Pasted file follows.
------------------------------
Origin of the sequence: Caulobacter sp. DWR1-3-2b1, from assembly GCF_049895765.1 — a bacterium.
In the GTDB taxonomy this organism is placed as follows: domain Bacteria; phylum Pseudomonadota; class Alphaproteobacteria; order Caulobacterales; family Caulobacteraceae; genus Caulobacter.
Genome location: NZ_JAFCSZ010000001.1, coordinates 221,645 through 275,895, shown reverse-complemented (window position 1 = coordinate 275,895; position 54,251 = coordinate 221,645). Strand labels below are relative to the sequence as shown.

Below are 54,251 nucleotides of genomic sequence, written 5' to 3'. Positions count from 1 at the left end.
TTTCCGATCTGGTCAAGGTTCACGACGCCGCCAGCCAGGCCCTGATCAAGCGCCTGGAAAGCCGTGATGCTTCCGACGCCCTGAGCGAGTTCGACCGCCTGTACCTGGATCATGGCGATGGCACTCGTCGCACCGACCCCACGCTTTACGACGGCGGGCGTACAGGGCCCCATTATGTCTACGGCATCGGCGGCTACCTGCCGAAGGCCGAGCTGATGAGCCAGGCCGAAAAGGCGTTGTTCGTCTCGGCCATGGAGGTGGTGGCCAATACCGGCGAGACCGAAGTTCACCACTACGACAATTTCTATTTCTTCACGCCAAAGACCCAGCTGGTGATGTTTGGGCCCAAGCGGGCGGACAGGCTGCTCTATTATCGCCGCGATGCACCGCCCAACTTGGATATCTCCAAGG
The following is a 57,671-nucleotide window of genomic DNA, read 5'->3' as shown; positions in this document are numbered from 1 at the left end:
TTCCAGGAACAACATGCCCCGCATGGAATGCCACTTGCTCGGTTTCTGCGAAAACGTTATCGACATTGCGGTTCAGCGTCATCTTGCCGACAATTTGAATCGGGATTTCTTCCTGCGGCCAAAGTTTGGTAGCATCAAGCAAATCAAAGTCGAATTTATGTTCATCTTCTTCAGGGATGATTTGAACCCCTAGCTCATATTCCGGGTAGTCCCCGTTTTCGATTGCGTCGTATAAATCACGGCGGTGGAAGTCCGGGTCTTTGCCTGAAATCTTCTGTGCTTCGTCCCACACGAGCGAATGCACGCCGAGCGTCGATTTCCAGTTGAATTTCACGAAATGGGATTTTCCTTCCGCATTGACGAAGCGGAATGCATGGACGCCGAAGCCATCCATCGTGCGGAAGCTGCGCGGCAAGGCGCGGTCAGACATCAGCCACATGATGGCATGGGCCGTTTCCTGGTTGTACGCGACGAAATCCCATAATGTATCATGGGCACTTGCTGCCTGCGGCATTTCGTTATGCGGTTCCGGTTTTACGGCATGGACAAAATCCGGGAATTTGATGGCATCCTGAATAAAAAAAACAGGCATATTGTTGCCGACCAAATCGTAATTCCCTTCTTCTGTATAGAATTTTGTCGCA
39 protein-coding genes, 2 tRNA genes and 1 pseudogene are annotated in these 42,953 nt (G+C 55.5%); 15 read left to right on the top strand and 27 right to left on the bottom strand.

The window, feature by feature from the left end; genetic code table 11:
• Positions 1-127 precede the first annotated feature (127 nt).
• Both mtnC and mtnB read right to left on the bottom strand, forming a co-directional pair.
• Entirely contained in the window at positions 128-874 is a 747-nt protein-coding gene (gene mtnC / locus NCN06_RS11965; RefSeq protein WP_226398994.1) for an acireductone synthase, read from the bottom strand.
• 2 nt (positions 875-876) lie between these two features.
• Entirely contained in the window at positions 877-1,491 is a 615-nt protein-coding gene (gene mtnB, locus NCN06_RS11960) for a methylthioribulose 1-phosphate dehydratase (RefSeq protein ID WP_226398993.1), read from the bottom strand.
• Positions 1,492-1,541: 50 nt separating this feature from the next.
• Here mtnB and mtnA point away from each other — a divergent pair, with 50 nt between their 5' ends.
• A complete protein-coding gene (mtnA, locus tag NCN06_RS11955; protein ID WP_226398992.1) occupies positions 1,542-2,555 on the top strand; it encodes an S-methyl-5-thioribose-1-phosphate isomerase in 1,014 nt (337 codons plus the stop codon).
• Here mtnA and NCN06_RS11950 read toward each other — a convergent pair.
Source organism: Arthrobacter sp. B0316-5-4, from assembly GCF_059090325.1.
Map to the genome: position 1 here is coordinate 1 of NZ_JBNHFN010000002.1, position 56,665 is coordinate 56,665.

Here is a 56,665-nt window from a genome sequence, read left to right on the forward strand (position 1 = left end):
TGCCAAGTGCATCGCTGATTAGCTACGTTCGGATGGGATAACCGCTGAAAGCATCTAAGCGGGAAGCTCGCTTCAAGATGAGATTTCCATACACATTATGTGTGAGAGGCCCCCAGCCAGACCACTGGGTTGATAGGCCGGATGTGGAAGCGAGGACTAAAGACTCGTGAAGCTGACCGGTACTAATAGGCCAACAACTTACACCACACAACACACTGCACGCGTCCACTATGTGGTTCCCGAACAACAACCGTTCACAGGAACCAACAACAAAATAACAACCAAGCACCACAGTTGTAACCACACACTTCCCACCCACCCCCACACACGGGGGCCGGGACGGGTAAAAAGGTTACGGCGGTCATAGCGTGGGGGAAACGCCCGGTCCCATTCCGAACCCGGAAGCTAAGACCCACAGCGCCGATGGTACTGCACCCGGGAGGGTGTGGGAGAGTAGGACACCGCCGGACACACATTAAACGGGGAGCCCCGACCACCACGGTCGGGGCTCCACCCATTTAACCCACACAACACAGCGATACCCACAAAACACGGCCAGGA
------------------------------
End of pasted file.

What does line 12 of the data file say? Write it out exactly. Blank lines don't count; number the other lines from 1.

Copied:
• Entirely contained in the window at positions 128-874 is a 747-nt protein-coding gene (gene mtnC / locus NCN06_RS11965; RefSeq protein WP_226398994.1) for an acireductone synthase, read from the bottom strand.